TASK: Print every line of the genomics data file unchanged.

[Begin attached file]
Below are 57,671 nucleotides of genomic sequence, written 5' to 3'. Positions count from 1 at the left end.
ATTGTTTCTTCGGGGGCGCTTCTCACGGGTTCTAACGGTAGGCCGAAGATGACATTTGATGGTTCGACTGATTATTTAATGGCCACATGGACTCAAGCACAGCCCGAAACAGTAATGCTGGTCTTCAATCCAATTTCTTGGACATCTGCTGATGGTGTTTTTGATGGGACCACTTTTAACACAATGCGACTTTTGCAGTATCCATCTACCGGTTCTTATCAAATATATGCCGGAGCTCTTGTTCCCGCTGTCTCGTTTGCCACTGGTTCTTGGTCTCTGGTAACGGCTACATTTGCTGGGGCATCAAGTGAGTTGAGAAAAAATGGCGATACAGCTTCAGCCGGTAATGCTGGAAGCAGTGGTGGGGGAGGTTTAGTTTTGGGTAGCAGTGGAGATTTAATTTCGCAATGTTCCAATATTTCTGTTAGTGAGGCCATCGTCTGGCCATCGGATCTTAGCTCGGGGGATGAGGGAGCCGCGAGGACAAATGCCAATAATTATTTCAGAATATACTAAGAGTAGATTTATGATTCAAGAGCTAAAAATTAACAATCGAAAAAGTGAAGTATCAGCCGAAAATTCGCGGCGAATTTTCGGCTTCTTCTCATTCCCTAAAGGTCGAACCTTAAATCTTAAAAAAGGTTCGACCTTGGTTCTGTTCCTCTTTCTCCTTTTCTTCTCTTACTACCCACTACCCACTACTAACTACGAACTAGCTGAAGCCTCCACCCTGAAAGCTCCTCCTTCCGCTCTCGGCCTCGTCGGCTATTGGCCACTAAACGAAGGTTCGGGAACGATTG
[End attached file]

Below are 57,671 nucleotides of genomic sequence, written 5' to 3'. Positions count from 1 at the left end.
ATTGTTTCTTCGGGGGCGCTTCTCACGGGTTCTAACGGTAGGCCGAAGATGACATTTGATGGTTCGACTGATTATTTAATGGCCACATGGACTCAAGCACAGCCCGAAACAGTAATGCTGGTCTTCAATCCAATTTCTTGGACATCTGCTGATGGTGTTTTTGATGGGACCACTTTTAACACAATGCGACTTTTGCAGTATCCATCTACCGGTTCTTATCAAATATATGCCGGAGCTCTTGTTCCCGCTGTCTCGTTTGCCACTGGTTCTTGGTCTCTGGTAACGGCTACATTTGCTGGGGCATCAAGTGAGTTGAGAAAAAATGGCGATACAGCTTCAGCCGGTAATGCTGGAAGCAGTGGTGGGGGAGGTTTAGTTTTGGGTAGCAGTGGAGATTTAATTTCGCAATGTTCCAATATTTCTGTTAGTGAGGCCATCGTCTGGCCATCGGATCTTAGCTCGGGGGATGAGGGAGCCGCGAGGACAAATGCCAATAATTATTTCAGAATATACTAAGAGTAGATTTATGATTCAAGAGCTAAAAATTAACAATCGAAAAAGTGAAGTATCAGCCGAAAATTCGCGGCGAATTTTCGGCTTCTTCTCATTCCCTAAAGGTCGAACCTTAAATCTTAAAAAAGGTTCGACCTTGGTTCTGTTCCTCTTTCTCCTTTTCTTCTCTTACTACCCACTACCCACTACTAACTACGAACTAGCTGAAGCCTCCACCCTGAAAGCTCCTCCTTCCGCTCTCGGCCTCGTCGGCTATTGGCCACTAAACGAAGGTTCGGGAACGATTG